Sarah Ford | October 31, 2013

Declining black, Latino admissions to NYC’s specialized schools could be reversed

Admissions to the city’s elite schools could become more broad-based than a single test under Bill de Blasio, according to a report by Community Service Society, which filed a civil rights complaint over the test rule.

The number of black and Latino students at the city’s elite specialized high schools has dropped over the last five years, but the next mayor could start to reverse that trend, a report says.

State law requires Stuyvesant, Bronx Science and Brooklyn Tech to admit students based on the specialized admissions test, which was given over the weekend, but the report argues the law doesn’t cover the five additional schools Mayor Bloomberg pushed to require the exam.


Admission for those schools — High School for Mathematics, Science and Engineering at City College; High School of American Studies at Lehman College; Brooklyn Latin School; Queens High School for Sciences at York College; and Staten Island Technical High School — could change if Democratic candidate Bill de Blasio is elected mayor, the authors of the report released Monday say.

“I think what he’s searching for is how,” said Lazar Treschan, youth policy director for Community Service Society. “We’re trying to offer a real road map for what to do.”


The organization and the NAACP Legal Defense Fund, which released the report’s findings, last fall filed a still-unsettled civil rights complaint over the test rule with the U.S. Department of Education.

Their report documents that elite schools across the country consider at least a student’s middle school grades in addition to an exam for admission.


In the view of City Department of Education officials, applicants for all eight elite schools are legally required to take the special test for admissions.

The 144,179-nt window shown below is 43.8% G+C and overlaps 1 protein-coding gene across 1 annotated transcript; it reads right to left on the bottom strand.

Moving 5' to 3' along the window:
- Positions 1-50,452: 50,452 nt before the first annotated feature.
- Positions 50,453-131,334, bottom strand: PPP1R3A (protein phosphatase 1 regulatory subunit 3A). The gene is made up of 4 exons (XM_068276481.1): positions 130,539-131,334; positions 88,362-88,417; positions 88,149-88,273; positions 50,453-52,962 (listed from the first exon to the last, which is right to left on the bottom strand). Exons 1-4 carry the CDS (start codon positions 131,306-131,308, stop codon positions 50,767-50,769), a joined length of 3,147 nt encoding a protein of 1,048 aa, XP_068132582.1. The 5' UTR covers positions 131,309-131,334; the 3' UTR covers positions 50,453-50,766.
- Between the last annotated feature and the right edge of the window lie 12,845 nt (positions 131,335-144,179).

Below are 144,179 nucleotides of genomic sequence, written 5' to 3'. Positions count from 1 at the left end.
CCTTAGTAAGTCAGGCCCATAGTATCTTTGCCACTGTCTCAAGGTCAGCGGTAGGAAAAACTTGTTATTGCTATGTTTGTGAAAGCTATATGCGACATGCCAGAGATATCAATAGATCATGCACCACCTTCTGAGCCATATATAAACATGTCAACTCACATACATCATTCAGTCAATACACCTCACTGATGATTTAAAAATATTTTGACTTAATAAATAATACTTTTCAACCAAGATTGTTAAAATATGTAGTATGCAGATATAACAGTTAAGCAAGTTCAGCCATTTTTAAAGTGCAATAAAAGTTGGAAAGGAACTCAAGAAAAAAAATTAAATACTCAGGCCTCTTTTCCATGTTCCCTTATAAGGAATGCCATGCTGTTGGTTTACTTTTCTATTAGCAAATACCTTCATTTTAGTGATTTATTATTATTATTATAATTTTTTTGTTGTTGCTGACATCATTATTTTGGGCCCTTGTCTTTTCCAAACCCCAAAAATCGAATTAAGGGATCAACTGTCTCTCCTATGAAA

Schools Chancellor Dennis Walcott has supported a program to provide better preparation for the elite exams to kids whose families can’t afford test prep.

Last spring, Stuyvesant admitted just nine black students and 24 Latino students out of a class of more than 800.

“It’s mind-boggling that we’re okay with it as a city,” said Zakiyah Ansari, whose eighth-grade son took the specialized high school exam Sunday. “Children of color in this city have not fared well. We know other states use multiple measures. Why don’t we do that?

Source: NY Daily News

Get Resources and Insights Straight To Your Inbox

Explore More Articles

Women’s Health Month

April 8, 2024

May is Women’s Health Month, a time when we focus on the importance of taking care of ourselves and our health. This month is an…

Read Article

Military Spouse Appreciation Day

April 8, 2024

May 10 marks the celebration of Military Spouse Appreciation Day, a time to honor and recognize the immense contributions made by military spouses in supporting…

Read Article

Melanoma and Skin Cancer Awareness Month

April 8, 2024

Melanoma is an aggressive form of skin cancer. In addition to the skin, melanoma may also occur in mucous membranes – thin, moist layers of tissue that cover surfaces…

Read Article

Get Resources and Insights Straight To Your Inbox

Receive our monthly/bi-monthly newsletter filled with information about causes, nonprofit impact, and topics important for corporate social responsibility and employee engagement professionals, including disaster response, workplace giving, matching gifts, employee assistance funds, volunteering, scholarship award program management, grantmaking, and other philanthropic initiatives.